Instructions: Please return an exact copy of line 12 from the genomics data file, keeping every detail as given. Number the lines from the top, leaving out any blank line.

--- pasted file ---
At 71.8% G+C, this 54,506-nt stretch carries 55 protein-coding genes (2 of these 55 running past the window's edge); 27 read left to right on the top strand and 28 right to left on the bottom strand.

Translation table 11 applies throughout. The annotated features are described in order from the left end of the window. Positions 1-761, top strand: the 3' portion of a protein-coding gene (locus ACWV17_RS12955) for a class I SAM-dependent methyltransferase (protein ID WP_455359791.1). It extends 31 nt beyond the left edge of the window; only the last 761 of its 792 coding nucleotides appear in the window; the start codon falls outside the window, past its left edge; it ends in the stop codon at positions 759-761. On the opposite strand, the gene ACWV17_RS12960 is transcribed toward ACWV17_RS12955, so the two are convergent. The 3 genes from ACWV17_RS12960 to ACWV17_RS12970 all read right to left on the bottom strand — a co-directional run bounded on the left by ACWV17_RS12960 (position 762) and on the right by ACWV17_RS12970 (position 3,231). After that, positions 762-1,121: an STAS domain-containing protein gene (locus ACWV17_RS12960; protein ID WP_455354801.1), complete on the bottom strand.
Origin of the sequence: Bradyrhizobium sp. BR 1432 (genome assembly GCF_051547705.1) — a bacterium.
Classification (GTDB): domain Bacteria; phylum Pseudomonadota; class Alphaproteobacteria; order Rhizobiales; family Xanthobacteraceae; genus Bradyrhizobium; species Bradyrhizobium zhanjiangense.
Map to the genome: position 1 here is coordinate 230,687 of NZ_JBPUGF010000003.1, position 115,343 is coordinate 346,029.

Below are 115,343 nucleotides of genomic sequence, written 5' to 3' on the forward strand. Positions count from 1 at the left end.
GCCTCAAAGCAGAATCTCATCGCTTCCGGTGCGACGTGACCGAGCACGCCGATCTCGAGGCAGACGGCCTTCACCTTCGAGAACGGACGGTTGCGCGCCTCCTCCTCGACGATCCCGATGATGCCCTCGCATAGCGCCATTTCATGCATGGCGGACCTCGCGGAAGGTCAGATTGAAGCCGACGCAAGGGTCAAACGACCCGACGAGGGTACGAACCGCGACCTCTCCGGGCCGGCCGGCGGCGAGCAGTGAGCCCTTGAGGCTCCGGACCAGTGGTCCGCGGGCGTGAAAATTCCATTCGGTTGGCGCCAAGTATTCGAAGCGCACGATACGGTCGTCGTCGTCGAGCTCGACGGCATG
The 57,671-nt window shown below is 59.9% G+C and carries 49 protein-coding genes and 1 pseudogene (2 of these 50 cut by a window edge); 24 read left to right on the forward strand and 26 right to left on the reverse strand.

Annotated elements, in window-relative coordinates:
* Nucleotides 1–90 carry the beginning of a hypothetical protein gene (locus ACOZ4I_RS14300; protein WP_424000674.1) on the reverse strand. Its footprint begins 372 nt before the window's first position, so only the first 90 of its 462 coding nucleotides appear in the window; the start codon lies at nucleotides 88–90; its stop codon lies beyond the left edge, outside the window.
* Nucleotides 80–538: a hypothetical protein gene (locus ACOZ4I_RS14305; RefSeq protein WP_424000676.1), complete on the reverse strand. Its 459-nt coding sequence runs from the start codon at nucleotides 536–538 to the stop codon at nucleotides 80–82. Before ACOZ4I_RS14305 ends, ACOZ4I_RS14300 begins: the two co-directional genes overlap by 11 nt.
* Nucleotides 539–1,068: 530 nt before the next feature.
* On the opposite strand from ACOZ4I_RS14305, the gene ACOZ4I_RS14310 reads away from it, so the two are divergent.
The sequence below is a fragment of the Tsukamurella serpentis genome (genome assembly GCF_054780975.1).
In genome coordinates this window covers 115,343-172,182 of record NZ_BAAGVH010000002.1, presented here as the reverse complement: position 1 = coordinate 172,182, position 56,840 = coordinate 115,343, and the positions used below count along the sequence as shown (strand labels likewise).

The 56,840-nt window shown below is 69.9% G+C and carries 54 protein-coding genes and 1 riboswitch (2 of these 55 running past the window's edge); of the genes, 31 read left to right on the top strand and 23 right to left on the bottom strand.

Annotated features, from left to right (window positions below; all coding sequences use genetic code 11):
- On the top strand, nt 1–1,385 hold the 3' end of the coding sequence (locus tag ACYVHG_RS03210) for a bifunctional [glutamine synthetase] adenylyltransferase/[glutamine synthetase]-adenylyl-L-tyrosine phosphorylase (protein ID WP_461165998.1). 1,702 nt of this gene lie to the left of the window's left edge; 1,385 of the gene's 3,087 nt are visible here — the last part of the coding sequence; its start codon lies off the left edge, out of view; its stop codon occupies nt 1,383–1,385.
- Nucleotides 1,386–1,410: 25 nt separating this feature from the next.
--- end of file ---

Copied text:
* Nucleotides 539–1,068: 530 nt before the next feature.